I’ve never been to the Philippines for Christmas and also look forward to that. It will all come together for you.

        • Scott Fortune says

          Robert, I think you’re right. It will mean a lot to me, because it will mean so much to her. :) We’re staying for her citizenship, no question. And I will do my best to struggle through one more winter, and also celebrate one more Christmas here in the States.

          • Robert J. says

            Scott,
            If you’re like me, there will be tears in your eyes and a lump in your throat that day.
            You’ll make it through one more Michigan winter. When the snow starts flying, just imagine yourself celebrating Christmas in the tropics next year. Exciting!
            I understand your feelings. My wife and I are very much looking forward to our move and sometimes I get anxious for that. Her patient nature reminds me that our life is pretty good now and the time will come.

      • Roxas Ron says

        Scott

        I just sold my business! Therefore we get to move to Roxas 1 1/2 years earlier than planned. All we are waiting for is my wife’s citizenship also. Filed 2 weeks ago so I figure bout Feb we are outta here. I thought I would mention besides making it easier for here to come back here for any reason if anything ever happens to you she can benefit from your social security by being a citizen. Something to consider. Hang in there.

        • Scott Fortune says

          That is so awesome!!!!!! VERY HAPPY FOR YOU!!!!!! I expect you’re right about the time when her citizenship should be finalized! My wife and I should be right behind you by only a few months. We’re sticking it out here, as necessary. I want travel abck and forth to be available to both of us, so one more cold and rigid winter is in my future. I will say, it is going to truly suck though. My back has gotten worse, and it’s been pretty warm up here in Michigan this summer. Who knows what this winter holds for me. But, my sunshine is in the future. As long as I can hobble to the computer, I can keep writing here too!!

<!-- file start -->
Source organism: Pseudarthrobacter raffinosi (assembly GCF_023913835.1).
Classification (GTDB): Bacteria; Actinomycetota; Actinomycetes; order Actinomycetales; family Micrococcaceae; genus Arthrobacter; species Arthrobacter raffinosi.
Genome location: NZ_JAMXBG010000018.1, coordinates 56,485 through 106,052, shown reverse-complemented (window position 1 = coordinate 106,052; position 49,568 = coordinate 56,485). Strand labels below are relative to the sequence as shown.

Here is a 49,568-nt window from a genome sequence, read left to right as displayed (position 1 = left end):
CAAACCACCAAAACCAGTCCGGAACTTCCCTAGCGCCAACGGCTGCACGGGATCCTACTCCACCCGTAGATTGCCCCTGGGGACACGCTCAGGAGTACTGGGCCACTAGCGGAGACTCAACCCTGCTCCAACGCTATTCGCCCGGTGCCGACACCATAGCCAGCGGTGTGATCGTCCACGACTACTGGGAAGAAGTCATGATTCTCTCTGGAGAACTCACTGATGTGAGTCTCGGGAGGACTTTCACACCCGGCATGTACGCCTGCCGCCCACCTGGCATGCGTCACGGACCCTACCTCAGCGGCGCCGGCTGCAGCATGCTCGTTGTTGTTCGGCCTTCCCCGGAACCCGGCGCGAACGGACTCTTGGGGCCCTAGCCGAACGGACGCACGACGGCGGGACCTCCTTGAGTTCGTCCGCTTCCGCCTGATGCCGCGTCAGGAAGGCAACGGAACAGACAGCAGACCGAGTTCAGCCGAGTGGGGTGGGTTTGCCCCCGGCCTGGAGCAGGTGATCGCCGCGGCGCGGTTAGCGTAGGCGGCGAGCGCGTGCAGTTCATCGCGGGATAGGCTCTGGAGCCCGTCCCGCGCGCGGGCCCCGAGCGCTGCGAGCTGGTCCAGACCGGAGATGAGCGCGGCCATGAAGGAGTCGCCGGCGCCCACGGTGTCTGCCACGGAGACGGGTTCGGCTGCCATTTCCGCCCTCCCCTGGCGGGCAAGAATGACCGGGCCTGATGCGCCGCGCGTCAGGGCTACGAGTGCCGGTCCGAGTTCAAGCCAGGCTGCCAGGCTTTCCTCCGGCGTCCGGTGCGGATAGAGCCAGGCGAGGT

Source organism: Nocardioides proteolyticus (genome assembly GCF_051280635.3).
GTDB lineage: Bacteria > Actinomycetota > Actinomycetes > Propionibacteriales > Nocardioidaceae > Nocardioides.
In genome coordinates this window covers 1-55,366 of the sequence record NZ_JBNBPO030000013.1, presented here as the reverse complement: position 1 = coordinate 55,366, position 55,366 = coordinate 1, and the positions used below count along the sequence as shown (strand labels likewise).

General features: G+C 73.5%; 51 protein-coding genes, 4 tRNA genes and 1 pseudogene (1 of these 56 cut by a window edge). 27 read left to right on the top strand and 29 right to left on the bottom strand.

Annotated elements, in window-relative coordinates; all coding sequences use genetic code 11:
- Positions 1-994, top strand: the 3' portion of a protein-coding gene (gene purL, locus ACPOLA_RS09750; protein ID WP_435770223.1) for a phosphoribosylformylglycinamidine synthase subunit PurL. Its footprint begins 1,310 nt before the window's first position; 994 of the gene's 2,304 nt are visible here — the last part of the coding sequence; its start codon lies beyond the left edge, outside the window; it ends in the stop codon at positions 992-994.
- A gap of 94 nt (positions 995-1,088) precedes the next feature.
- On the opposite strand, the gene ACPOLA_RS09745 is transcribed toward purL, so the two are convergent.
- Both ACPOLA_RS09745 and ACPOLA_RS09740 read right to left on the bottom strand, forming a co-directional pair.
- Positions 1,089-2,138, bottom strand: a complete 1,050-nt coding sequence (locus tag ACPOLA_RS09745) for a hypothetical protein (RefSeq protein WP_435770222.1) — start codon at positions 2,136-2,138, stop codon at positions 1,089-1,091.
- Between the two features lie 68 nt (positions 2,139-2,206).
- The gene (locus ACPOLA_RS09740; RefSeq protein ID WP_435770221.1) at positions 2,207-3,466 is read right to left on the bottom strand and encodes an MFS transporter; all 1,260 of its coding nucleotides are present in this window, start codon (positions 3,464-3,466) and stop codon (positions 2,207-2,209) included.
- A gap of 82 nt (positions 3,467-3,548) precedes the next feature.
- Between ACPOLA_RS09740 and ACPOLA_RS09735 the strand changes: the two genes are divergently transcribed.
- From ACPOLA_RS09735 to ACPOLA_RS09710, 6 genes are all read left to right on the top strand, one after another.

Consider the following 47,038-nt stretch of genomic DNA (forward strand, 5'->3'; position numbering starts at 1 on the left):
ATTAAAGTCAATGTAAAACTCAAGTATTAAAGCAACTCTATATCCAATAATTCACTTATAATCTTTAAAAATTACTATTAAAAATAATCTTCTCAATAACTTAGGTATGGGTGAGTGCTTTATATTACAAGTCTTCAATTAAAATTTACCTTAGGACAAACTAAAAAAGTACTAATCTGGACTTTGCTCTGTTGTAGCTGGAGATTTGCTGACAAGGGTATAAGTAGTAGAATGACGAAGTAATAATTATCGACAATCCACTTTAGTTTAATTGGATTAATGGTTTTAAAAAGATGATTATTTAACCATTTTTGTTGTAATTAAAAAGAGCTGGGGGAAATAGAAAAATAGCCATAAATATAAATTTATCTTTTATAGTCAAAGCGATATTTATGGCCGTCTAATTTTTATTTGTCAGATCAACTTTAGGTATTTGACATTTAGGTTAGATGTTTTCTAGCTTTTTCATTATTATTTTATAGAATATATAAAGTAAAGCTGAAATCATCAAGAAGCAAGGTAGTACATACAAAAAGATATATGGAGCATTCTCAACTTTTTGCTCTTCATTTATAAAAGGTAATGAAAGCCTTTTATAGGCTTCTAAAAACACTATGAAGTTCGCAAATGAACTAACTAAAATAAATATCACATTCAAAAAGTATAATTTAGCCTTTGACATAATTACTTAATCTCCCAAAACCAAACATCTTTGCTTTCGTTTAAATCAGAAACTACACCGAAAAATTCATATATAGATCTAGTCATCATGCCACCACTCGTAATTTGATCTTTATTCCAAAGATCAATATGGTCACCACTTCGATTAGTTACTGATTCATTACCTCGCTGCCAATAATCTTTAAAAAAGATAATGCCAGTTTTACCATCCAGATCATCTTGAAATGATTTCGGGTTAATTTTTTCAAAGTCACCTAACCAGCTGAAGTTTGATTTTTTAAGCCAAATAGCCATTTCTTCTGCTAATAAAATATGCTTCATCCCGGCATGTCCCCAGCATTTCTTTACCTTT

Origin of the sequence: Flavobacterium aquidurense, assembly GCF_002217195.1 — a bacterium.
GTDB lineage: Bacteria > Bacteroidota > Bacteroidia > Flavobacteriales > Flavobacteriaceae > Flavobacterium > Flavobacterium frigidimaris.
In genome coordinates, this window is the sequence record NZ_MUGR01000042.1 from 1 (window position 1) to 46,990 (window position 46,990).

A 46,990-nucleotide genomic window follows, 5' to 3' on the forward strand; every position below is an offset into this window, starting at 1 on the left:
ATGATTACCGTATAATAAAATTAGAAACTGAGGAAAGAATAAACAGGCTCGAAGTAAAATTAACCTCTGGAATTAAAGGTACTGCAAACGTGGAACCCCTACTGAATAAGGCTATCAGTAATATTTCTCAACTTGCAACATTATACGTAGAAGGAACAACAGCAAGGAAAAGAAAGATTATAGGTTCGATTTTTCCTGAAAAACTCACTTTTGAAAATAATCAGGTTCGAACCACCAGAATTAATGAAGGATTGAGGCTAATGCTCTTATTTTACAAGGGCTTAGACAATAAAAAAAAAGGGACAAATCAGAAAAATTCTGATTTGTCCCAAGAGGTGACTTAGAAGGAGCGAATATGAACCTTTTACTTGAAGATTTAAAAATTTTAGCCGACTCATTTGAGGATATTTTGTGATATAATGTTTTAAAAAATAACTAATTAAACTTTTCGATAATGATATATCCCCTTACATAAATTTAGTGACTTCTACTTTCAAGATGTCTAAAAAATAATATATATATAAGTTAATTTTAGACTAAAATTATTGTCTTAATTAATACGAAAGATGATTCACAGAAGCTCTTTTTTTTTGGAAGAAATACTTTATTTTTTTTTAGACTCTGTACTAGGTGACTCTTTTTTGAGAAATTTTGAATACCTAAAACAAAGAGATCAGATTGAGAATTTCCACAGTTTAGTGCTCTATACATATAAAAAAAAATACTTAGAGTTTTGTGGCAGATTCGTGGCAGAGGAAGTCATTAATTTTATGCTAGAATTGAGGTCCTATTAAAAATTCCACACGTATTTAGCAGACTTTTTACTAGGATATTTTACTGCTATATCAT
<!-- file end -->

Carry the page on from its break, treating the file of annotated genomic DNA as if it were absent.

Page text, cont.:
4. says

    filipino time from your point of view, i can’t help but smile! and the nail polish thing, tsk tsk, it seems that here in the phils. a manicure/pedicure is never quite done without the nail polish, nice of you to handle the matter good naturedly! have a great day!:)

    • Scott Fortune says

      It’s a guy thing. If anybody I know here even knew I said it was ok for them to try it, I’d never hear the end of it!!! My sexuality would be in question! LOL! It’s ok though. I’m confident in myself, and know my wife is all I want in life.

      Glad to make you smile.

      • RandyL says

        Scott, I learned a long time ago that for the most benefit, “When in Rome…” applies, even with manicures. Back when I was single, I used to get my weekly manicures on the front porch of my favorite watering hole. The clear coat thing was never a big issue for me (in Rome) and besides, it added about 10 additional minutes of enjoyment with the pretty Pinay and all the scenery she had to offer! :lol: